In New York Times bestseller Steve Berry’s latest Cotton Malone adventure, one by one the seven precious relics of the Arma Christi, the weapons of Christ, are disappearing from sanctuaries across the world.
After former Justice Department agent Cotton Malone witnesses the theft of one of them, he learns from his old boss, Stephanie Nelle, that a private auction is about to be held where incriminating information on the president of Poland will be offered to the highest bidder—blackmail that both the United States and Russia want, but for vastly different reasons.
The price of admission to that auction is one of the relics, so Malone is first sent to a castle in Poland to steal the Holy Lance, a thousand-year-old spear sacred to not only Christians but to the Polish people, and then on to the auction itself. But nothing goes as planned and Malone is thrust into a bloody battle between three nations over information that, if exposed, could change the balance of power in Europe.
From the tranquil canals of Bruges, to the elegant rooms of Wawel Castle, to deep beneath the earth into an ancient Polish salt mine, Malone is caught in the middle of a deadly war—the outcome of which turns on a secret known as the Warsaw Protocol.
Definitely the worst of the series. No real plot twist and Cotton doesn’t even have to think to get through this one. Seems all authors of this genre have a bone to pick with the former president and this just seems cheap compared to the rest of the novels. I may read the next one but this was so much different than all the rest it makes me wonder if the author even wrote this one. I guess after enough novels in a series this is inevitable, see Allon and Reacher for similar examples of poor writing late in the series. I love the history and puzzle solving in this series and this seemed a sophomoric representation of whet the series represents to me.25
Great historical information tied neatly into intrigue and excitement.55
and overly tedious history lesson surrounding a weak, predictable story.15
This is the last Steve Berry book I will ever read. It is so blatantly anti-Trump. He uses every Trump hating stereotype. I almost never quit a book in the middle, but I did this one.15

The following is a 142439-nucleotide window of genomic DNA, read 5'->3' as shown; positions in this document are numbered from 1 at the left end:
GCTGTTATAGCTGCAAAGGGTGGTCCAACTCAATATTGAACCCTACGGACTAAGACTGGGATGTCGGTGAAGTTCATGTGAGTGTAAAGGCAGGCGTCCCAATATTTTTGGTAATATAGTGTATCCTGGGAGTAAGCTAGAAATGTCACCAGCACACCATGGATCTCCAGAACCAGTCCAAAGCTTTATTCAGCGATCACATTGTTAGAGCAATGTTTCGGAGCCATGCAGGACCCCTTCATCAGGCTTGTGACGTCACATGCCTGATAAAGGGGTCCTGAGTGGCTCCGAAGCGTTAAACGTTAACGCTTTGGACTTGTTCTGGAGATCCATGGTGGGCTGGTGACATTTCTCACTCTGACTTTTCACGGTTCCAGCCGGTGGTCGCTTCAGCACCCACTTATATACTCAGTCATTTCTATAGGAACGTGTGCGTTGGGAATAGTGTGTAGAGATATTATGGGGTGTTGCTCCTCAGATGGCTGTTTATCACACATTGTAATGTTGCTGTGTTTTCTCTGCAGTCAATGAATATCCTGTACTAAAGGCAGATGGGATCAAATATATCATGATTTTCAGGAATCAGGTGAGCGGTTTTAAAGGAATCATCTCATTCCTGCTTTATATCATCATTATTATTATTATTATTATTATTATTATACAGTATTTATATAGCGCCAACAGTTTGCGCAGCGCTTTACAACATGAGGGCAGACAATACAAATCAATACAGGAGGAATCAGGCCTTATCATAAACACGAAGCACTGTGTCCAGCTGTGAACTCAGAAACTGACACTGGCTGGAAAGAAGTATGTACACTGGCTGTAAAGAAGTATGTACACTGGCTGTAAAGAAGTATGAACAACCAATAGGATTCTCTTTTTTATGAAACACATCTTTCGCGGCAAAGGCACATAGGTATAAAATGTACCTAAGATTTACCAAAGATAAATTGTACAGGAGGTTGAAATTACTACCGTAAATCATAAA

One of the best Cotton Malone books to date. The characters are well-developed & intriguing.55
Of the 15 Berry novels that I have read, this is the weakest. The plotline was just boring and could almost predict what was going to happen on a scene by scene basis. The less than obvious references to the 45th president were a lazy indulgence. I am in for one more novel, but if it is like this one, it’s time to find a new author.15
Of the fifteen Cotton Malone novels this effort is by far the weakest. It was a chore just getting to the end of the book. Couple that with the author’s obvious and poorly hidden dislike of the 45th American president and my advice is to save time and skip the book. Hopefully Berry’s next effort will be better and he’ll leave out his personal political feelings.25
Another standard recipe for Steve Berry and Cotton Malone—but this time introducing readers to Bruges and key historical sites in Poland. Enjoy learning some historical information on international locations—but why not introduce or talk at all about the Palace of Culture in central Warsaw? That seems ripe for some cool spy angle... All in all, a good 3-day read!45
Berry’s cartoonish Trumpian president detracts from what could have been an interesting story. The underlying premise is also a wee bit far fetched as all movements (Solidarity in this case) all have their broken eggs to make the omelette. These eggs hardly seem worth killing over. While I want to cheer for the good guy, this story lacks any.35
Terrible, I have enjoyed all the Cotton Malone books, but this book is awful.15